Ask the experts: Home studio

December 2015 issue

Q. I recently started a photography business out of my home and do location shoots only. Since I’m not in a position to offer in-person sales, I need to find other ways to unveil the photos and hold a sales session. How can a location photographer without a studio present clients with ordering options to ensure print sales?

A. In the early days of our business I served clients in a city that was nearly an hour away. Even though I had a studio building, I wanted to reach clients in a specific affluent community—ones who were not inclined to drive to the studio on the narrow roads that are filled with slow-moving Pennsylvania Dutch buggies.

I’m a stickler about the need for planning sessions, so I conducted a mini-consultation at the client’s home on the day of the photography appointment about an hour before the session time. I brought with me a collection of 30x40-inch unframed canvas prints that I rolled up and placed in a long velvet bag that closed with a drawstring. The images represented different looks or styles achieved within the scope of my typical location work.

Following the mini-consult, I would review the client’s clothing options, select the portrait environment, and then proceed with the photography session. Once I’d chosen the best location, I concentrated my efforts in that single area rather than creating a few images here and there, which would only serve to confuse the client and jeopardize the sale.

The canvas prints were important to the success of the eventual sale, as the client could see my product up close, and I could clarify that 30x40 was my “signature size,” explaining that subjects in a location portrait typically are smaller than they are in a studio portrait since they’re surrounded by the location environment. In order to create a decorative impact, my images show best in that particular size, which is adaptable to many different room-enhancing situations.

On the day of the sales appointment, I arrived at the client’s home with a bakery treat, as I’m a firm believer of offering hospitality even if I’m doing so in someone else’s home. I also brought these essential sales items: a projector, a projection screen (if I had predetermined that it would be impossible to project images on the client’s walls), several frame corners appropriate for the session images and the client’s home, puzzles or coloring books if I thought children might be in the home during the sales appointment, and any necessary invoicing materials. Once these items were organized, then the sale itself proceeded as it would in my studio sales room.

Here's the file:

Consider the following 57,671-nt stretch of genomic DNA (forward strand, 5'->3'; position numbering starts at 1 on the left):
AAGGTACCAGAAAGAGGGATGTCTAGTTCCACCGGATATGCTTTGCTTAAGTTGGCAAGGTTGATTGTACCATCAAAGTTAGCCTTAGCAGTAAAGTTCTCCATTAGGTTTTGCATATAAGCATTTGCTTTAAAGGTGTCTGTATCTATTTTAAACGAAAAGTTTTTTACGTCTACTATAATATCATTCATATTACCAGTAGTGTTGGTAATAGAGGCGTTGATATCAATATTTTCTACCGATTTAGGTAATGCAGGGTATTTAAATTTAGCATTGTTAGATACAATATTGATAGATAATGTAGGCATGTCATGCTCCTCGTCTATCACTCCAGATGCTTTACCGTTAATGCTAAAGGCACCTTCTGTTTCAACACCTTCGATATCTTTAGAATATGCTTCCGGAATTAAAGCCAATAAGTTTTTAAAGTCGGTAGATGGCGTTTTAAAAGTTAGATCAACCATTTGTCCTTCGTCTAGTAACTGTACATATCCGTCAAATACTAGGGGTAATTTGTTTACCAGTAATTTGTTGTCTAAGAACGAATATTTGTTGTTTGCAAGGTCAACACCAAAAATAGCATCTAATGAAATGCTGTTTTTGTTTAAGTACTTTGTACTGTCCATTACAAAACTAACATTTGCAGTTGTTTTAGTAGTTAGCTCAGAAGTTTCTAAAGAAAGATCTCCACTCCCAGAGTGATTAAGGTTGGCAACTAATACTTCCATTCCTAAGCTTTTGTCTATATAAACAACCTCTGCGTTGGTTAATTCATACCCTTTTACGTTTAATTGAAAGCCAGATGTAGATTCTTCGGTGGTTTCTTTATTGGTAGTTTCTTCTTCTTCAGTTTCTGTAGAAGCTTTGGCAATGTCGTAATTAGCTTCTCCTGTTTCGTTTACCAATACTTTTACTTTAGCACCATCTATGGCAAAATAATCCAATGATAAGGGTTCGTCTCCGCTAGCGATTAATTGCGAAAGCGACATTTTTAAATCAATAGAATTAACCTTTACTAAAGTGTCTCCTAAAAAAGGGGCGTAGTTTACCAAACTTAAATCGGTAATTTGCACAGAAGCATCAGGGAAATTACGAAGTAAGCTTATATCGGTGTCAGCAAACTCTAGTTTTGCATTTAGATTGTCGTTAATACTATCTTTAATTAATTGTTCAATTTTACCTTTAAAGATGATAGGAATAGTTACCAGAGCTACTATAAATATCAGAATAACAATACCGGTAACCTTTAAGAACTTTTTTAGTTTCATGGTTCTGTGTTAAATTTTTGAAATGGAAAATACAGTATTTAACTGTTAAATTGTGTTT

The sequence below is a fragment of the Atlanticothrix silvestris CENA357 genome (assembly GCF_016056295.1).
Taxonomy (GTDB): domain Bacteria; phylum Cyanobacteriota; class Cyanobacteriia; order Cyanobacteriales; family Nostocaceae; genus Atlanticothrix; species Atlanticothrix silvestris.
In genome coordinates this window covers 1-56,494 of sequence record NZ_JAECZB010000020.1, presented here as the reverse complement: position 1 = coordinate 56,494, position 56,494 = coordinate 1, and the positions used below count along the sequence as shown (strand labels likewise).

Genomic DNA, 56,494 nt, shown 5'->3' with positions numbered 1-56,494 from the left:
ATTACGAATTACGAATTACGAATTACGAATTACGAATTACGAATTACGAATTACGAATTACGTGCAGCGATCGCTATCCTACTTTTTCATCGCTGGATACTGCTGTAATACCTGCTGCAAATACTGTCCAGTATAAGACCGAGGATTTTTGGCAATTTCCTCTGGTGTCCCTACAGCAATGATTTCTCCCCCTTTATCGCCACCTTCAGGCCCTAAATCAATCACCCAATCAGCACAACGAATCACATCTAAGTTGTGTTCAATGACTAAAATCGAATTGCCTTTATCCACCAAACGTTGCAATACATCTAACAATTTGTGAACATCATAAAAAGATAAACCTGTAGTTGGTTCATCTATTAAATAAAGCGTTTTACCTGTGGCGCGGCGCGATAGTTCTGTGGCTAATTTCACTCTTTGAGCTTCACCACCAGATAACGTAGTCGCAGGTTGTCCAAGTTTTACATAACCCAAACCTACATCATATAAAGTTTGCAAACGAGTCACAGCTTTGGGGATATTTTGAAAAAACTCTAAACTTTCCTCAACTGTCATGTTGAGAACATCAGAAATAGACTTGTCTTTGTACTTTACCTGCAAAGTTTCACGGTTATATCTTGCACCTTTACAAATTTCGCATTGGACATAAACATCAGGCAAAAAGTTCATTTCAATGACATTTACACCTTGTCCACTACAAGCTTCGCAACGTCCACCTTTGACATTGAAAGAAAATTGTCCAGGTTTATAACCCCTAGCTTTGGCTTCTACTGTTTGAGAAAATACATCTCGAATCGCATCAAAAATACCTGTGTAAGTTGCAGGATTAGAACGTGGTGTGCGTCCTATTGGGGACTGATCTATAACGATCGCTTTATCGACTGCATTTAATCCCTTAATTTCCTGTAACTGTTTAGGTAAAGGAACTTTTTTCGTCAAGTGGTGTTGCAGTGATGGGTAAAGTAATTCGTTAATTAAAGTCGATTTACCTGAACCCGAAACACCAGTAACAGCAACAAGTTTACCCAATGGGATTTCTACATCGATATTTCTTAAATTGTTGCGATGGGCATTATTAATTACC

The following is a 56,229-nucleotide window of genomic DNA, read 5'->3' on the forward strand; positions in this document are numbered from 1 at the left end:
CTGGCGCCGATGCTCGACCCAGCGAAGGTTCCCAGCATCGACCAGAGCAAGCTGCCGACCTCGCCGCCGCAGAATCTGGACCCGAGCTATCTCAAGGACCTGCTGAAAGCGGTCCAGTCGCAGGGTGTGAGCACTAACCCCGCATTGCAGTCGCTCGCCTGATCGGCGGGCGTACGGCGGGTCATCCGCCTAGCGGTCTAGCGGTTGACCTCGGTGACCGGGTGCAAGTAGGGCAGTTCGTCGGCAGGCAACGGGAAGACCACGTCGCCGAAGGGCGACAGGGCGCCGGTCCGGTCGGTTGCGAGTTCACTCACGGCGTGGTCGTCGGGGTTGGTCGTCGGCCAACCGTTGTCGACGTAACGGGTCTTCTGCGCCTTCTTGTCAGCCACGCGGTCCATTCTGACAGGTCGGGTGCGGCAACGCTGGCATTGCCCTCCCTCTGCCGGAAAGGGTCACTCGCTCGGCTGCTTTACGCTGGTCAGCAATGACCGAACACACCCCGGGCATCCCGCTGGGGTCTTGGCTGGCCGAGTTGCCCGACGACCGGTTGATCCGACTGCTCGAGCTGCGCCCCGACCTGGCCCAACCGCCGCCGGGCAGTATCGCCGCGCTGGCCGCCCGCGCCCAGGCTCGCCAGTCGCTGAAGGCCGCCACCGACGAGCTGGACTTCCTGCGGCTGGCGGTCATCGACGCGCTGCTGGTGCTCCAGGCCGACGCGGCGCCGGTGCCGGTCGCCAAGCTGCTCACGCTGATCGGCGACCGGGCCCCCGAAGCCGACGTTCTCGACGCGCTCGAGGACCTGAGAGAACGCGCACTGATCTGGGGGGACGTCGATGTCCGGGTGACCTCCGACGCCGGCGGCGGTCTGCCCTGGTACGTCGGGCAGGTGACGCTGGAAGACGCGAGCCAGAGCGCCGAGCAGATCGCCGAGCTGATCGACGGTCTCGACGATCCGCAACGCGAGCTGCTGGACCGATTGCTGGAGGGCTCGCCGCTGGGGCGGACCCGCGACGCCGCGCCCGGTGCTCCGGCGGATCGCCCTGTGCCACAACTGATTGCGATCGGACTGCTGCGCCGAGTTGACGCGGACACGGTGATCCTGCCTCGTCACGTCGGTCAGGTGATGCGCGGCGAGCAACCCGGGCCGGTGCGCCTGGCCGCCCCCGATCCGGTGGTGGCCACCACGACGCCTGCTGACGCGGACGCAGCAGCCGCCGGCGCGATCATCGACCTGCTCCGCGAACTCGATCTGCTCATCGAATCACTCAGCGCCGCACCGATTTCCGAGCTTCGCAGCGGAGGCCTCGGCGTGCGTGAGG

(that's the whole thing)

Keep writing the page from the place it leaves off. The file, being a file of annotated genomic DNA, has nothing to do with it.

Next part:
Being in the client’s home has the advantage of allowing you to demonstrate how portrait selections look on various walls through projection. The disadvantages are the travel time and the possibility of having young children present, which sometimes cannot be avoided.

One caution regarding location photography: When you’re going to meet someone you don’t know, recognize that you are vulnerable when you go to an unfamiliar home or neighborhood or when you agree to meet at an out-of-the-way environment. I don’t mean to frighten any photographer away from doing location photography, I’m merely suggesting sensible precautions such as requiring a prepaid location fee deposit, taking a friend with you, or calling off an appointment should it raise a second-sense red flag. Most of the clients I served lived in areas familiar to me, and most were referrals; nonetheless, I made it a rule not to go after dark to a place I didn’t know.

Occasionally I’m asked by newer photographers whether they should charge less when they don’t have a studio. Here’s my answer: If you were a makeup artist or dress designer, would you charge more or less to make home visits? The answer should be obvious: Home visits, by definition, provide a higher degree of personal service, so if anything, charge more for this service. Most businesses must grow substantially in order to be successful, and financial profit is necessary to fund business growth.

Such was the case with my home visits; they turned out to be so profitable that we decided to open a satellite studio in the community. This was an important turning point in the success of our studio because we found a property that included three apartments and enough space for the studio. Rent from the apartments paid the mortgage, and in 10 years, we owned the property and had an expanded client base. We never would have made this step without the knowledge we gained from doing the initial sessions on location.

Ann K. Monteith, M.Photog.Hon.M.Photog.Cr., CPP, ABI, API, A-ASP, Monteith’s Countryhouse Studios

Tags: business operationshome studioin-person salessales

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